First some background: the party was a Mary Kay Holiday Open House hosted by a trio of consultants, one of which is a good friend from high school, who requested a non-alcoholic drink because people would be coming and going, plus there’d be young ones around. My friend and the other two consultants, lovely ladies all, are fun and bubbly so I had a pretty good feel for their personalities in relation to the type of party they wanted this to be.

So right off the bat I’m thinking pink (I mean, Mary Kay: what else is there?) and possibly cranberry since it’s a fairly popular flavor and a good base for a mocktail but where to go after that? I could do a cranberry-orange mix that’s sorta like a virgin Cosmopolitan, but that wasn’t special enough; this drink needed to be truly unique so a non-alcoholic version of any regular cocktail just seemed like a cop-out to me.

Another thought flitting through my mind is the skin-care  classes the consultants host, so if I could make the drink frothy or milky, reminiscent of a lotion maybe, that would be even better. Being November a smoothie seemed a little much and most frothy cocktails involved egg whites and that’s a tough sell to a stranger even if it is a component of many classic cocktails. I briefly considered experimenting with the powdered pasteurized egg whites but ditched it just as quick. That leaves milk, but with potential diary allergies or intolerance, was that really the best option? And would it even combine nicely with the cranberry juice?

I let this mull over in my mind for a few days when I suddenly had an epiphany: Bubble Tea! For those who’ve not tasted it before, bubble tea is an Asian drink (I’m honestly not sure which culture truly claims it, I’ve seen references to Japanese as well as Vietnamese origins), a sweet combination of tea and milk with, usually, a fruit flavor added and large black tapioca pearls (the bubble part of the equation) in the bottom of the cup. It’s served with a wide straw so that the pearls, which are cooked to a gummy consistency, can be sucked up and enjoyed as well. Now, I’d never seen a cranberry bubble tea and I certainly didn’t want to use the powders (both for the tea and flavorings) that seem to be the norm, but I really liked the idea and thought it had potential.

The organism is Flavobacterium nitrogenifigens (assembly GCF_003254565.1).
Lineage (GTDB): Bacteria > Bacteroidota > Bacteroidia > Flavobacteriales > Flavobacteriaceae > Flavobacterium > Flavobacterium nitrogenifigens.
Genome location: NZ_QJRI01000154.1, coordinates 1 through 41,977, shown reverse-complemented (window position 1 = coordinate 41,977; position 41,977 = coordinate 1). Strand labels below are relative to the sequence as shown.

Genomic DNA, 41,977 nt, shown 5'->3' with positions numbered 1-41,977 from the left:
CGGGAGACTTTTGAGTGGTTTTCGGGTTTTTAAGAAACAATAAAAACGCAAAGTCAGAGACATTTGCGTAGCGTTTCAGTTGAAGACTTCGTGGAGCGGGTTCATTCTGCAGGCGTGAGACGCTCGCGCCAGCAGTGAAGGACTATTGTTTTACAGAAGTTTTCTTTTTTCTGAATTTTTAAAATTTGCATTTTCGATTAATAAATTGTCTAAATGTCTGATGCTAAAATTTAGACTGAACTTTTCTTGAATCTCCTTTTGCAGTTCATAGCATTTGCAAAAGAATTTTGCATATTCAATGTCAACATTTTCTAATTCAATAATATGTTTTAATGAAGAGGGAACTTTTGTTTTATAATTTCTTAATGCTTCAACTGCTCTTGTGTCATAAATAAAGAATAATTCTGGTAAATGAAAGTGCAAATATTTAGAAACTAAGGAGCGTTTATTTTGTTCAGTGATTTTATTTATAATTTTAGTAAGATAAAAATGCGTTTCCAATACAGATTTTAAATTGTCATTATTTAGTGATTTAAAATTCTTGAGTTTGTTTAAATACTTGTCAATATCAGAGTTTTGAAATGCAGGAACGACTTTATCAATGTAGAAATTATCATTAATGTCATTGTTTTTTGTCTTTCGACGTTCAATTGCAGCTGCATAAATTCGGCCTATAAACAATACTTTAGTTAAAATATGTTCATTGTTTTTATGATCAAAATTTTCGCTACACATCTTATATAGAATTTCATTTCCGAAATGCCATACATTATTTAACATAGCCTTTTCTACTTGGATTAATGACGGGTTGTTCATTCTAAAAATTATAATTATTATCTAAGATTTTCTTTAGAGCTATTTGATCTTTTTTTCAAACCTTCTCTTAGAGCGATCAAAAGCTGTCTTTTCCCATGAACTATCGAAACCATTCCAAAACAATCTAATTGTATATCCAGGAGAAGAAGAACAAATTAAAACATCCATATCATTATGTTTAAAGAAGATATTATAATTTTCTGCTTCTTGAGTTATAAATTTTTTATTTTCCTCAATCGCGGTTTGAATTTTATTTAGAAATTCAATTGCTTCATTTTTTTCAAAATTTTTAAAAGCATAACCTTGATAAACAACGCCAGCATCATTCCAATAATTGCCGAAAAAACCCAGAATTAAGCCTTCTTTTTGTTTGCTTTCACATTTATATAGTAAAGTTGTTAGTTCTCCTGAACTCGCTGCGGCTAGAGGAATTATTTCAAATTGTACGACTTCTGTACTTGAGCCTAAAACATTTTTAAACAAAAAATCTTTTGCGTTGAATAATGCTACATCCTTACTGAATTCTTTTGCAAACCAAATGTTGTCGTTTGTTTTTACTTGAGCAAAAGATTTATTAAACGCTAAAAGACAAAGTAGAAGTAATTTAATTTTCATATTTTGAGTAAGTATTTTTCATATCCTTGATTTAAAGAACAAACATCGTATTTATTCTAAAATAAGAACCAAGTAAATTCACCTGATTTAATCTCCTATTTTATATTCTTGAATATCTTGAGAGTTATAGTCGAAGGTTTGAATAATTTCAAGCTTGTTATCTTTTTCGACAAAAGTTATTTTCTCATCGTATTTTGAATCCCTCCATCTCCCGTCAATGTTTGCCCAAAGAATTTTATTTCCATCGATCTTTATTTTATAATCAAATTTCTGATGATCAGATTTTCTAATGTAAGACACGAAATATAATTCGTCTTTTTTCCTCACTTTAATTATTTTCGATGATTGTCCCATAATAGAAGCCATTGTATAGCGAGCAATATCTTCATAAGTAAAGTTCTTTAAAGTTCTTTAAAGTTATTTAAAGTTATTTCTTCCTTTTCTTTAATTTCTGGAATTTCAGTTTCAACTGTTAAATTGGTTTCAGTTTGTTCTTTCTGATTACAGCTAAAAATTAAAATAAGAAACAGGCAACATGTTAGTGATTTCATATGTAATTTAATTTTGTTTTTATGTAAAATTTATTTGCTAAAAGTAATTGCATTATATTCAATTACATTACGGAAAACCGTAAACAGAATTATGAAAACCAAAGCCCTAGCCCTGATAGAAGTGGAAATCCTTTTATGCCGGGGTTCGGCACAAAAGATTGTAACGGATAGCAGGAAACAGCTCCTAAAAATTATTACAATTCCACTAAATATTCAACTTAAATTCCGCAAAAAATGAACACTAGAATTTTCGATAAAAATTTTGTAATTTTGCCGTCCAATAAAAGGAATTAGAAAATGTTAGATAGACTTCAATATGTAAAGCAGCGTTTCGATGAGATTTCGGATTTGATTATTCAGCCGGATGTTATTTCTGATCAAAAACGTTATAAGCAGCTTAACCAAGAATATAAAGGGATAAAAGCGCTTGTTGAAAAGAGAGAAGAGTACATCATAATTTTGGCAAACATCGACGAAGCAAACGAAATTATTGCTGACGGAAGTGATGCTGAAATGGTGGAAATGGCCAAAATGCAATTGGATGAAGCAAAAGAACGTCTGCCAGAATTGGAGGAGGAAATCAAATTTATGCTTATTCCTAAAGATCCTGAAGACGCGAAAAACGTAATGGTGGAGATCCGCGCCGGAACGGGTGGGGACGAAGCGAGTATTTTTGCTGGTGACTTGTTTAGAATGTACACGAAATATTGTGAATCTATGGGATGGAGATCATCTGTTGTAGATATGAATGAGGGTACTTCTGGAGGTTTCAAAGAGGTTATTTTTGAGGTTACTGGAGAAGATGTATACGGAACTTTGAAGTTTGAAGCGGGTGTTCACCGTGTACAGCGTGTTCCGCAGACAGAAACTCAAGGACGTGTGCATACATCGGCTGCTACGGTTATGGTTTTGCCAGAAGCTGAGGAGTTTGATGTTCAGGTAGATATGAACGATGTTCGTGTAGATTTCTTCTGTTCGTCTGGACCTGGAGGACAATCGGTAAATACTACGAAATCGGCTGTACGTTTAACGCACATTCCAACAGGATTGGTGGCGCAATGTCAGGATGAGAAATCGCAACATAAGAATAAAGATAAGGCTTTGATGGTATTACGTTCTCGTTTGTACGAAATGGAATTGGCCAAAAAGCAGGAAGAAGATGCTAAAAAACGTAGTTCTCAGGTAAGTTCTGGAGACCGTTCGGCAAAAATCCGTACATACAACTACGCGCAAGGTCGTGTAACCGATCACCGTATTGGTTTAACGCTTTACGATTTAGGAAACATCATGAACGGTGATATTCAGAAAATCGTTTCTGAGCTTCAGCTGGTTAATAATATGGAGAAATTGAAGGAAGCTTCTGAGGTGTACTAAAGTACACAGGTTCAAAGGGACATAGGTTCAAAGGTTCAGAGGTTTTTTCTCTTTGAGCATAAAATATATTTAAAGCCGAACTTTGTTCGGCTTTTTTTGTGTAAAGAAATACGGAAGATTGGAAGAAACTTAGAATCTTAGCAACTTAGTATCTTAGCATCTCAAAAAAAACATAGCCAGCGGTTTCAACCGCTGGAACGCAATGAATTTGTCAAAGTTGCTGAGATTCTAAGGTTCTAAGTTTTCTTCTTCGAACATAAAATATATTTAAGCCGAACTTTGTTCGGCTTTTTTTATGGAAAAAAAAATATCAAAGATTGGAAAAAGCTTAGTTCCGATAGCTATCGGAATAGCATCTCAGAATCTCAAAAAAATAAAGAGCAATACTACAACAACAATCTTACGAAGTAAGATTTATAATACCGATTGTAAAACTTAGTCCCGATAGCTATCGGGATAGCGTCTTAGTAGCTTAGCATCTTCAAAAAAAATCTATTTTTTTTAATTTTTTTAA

Thinking Asian got me thinking about another milk alternative: coconut milk. Not coconut cream like you use in a Pina Colada, but the type used in Thai curries. I considered using other dairy alternatives (almond, rice and soy milks) but when I started to do some digging into the health properties of each, coconut milk was the surprising winner. Even though it contains saturated fats (usually a bad thing), the saturated fat of the coconut is unusual in it’s makeup and not harmful like the ones from animal sources. Plus I found out that coconut milk is anti-microbial, anti-viral, anti-carcinogenic, anti-bacterial and has been used in studies to lessen the viral load of AIDS patients!

See, I’d already named this drink The Facial, at least as a working title, and thought that if regular facials are good for our skin, a drink named as such should be somewhat good for our bodies. So, as I experimented with the various ingredients (green tea and cranberry juice, both good things!) I tried to keep that in mind. And experiment I did. It took several trials combining different teas (regular green and flavored), the coconut milk, juice and brown sugar syrup to get a drink that was tasty and had the right color and consistency. And, of course, the tapioca pearls I found were the small white kind so as I cooked them I tinted them black with icing paste (both to match the color scheme of the party–pink, black and silver–as well as resemble the micro-beads that are in various scrubs and serums the company sells) and then stored them in the recommended brown sugar syrup.

Here’s the resulting mocktail, renamed The Miracle after the company’s core skin-care set.

The Miracle Mocktail

2.5 oz brewed Cranberry-Pomegranate Green Tea
2.5 oz 100% Juice Cranberry Juice
.5 oz Brown Sugar Syrup*
.5 oz Grenadine (mostly for color, can be omitted)
1 oz Coconut Milk
1 Tbsp Tapioca Pearls, tinted

Place the Tapioca Pearls in the bottom of a sugar-rimmed cocktail glass.

Combine the tea through coconut milk in a cocktail shaker over ice and shake for a good count of 10. Pour over the tapioca pearls and enjoy!

* Brown sugar syrup is made by combining 1 part brown sugar, 1 part white sugar and 2 parts water in a saucepan and heating until the sugars are completely dissolved. Can be made ahead and store in the fridge for more than a month. Also good in rum-based cocktails where regular sugar syrup is called for though it can change the color of a drink.